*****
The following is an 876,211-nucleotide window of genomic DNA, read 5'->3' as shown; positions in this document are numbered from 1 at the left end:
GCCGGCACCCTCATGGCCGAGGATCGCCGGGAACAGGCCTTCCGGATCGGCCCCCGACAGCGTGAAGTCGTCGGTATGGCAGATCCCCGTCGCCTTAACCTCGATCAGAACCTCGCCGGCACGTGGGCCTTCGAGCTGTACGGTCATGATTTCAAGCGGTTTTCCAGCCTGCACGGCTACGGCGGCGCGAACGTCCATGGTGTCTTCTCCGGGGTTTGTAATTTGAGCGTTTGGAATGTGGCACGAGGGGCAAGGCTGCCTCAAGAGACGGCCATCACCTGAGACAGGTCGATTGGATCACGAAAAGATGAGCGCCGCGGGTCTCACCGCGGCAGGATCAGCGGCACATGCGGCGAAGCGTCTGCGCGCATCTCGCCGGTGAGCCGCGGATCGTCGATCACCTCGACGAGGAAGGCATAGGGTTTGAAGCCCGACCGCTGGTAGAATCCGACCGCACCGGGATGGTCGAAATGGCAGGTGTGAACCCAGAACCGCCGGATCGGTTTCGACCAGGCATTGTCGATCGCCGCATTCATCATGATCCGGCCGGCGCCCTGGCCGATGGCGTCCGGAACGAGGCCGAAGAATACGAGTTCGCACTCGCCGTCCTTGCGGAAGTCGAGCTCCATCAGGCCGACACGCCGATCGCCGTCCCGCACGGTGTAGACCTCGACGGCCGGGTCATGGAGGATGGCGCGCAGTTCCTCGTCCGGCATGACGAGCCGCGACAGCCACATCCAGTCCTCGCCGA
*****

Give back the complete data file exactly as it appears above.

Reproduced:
The following is an 876,211-nucleotide window of genomic DNA, read 5'->3' as shown; positions in this document are numbered from 1 at the left end:
GCCGGCACCCTCATGGCCGAGGATCGCCGGGAACAGGCCTTCCGGATCGGCCCCCGACAGCGTGAAGTCGTCGGTATGGCAGATCCCCGTCGCCTTAACCTCGATCAGAACCTCGCCGGCACGTGGGCCTTCGAGCTGTACGGTCATGATTTCAAGCGGTTTTCCAGCCTGCACGGCTACGGCGGCGCGAACGTCCATGGTGTCTTCTCCGGGGTTTGTAATTTGAGCGTTTGGAATGTGGCACGAGGGGCAAGGCTGCCTCAAGAGACGGCCATCACCTGAGACAGGTCGATTGGATCACGAAAAGATGAGCGCCGCGGGTCTCACCGCGGCAGGATCAGCGGCACATGCGGCGAAGCGTCTGCGCGCATCTCGCCGGTGAGCCGCGGATCGTCGATCACCTCGACGAGGAAGGCATAGGGTTTGAAGCCCGACCGCTGGTAGAATCCGACCGCACCGGGATGGTCGAAATGGCAGGTGTGAACCCAGAACCGCCGGATCGGTTTCGACCAGGCATTGTCGATCGCCGCATTCATCATGATCCGGCCGGCGCCCTGGCCGATGGCGTCCGGAACGAGGCCGAAGAATACGAGTTCGCACTCGCCGTCCTTGCGGAAGTCGAGCTCCATCAGGCCGACACGCCGATCGCCGTCCCGCACGGTGTAGACCTCGACGGCCGGGTCATGGAGGATGGCGCGCAGTTCCTCGTCCGGCATGACGAGCCGCGACAGCCACATCCAGTCCTCGCCGA